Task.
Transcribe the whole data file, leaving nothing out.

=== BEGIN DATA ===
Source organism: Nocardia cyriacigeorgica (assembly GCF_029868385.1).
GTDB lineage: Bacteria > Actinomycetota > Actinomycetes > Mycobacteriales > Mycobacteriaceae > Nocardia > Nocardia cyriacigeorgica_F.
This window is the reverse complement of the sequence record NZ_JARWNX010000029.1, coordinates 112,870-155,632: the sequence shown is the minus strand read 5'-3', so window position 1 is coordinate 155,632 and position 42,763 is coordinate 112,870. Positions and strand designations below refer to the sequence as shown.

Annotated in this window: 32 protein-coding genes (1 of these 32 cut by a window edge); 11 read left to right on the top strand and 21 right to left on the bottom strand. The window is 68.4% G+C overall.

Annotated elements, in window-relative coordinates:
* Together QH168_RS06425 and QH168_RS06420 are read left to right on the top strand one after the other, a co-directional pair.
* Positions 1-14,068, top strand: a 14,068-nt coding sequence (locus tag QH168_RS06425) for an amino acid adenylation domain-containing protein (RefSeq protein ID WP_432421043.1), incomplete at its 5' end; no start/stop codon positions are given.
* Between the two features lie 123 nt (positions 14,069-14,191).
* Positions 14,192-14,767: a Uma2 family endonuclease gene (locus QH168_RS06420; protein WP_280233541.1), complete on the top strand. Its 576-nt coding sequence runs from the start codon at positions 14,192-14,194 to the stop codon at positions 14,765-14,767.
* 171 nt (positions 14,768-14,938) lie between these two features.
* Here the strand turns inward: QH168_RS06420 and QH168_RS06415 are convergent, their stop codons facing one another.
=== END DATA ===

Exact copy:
Source organism: Nocardia cyriacigeorgica (assembly GCF_029868385.1).
GTDB lineage: Bacteria > Actinomycetota > Actinomycetes > Mycobacteriales > Mycobacteriaceae > Nocardia > Nocardia cyriacigeorgica_F.
This window is the reverse complement of the sequence record NZ_JARWNX010000029.1, coordinates 112,870-155,632: the sequence shown is the minus strand read 5'-3', so window position 1 is coordinate 155,632 and position 42,763 is coordinate 112,870. Positions and strand designations below refer to the sequence as shown.

Annotated in this window: 32 protein-coding genes (1 of these 32 cut by a window edge); 11 read left to right on the top strand and 21 right to left on the bottom strand. The window is 68.4% G+C overall.

Annotated elements, in window-relative coordinates:
* Together QH168_RS06425 and QH168_RS06420 are read left to right on the top strand one after the other, a co-directional pair.
* Positions 1-14,068, top strand: a 14,068-nt coding sequence (locus tag QH168_RS06425) for an amino acid adenylation domain-containing protein (RefSeq protein ID WP_432421043.1), incomplete at its 5' end; no start/stop codon positions are given.
* Between the two features lie 123 nt (positions 14,069-14,191).
* Positions 14,192-14,767: a Uma2 family endonuclease gene (locus QH168_RS06420; protein WP_280233541.1), complete on the top strand. Its 576-nt coding sequence runs from the start codon at positions 14,192-14,194 to the stop codon at positions 14,765-14,767.
* 171 nt (positions 14,768-14,938) lie between these two features.
* Here the strand turns inward: QH168_RS06420 and QH168_RS06415 are convergent, their stop codons facing one another.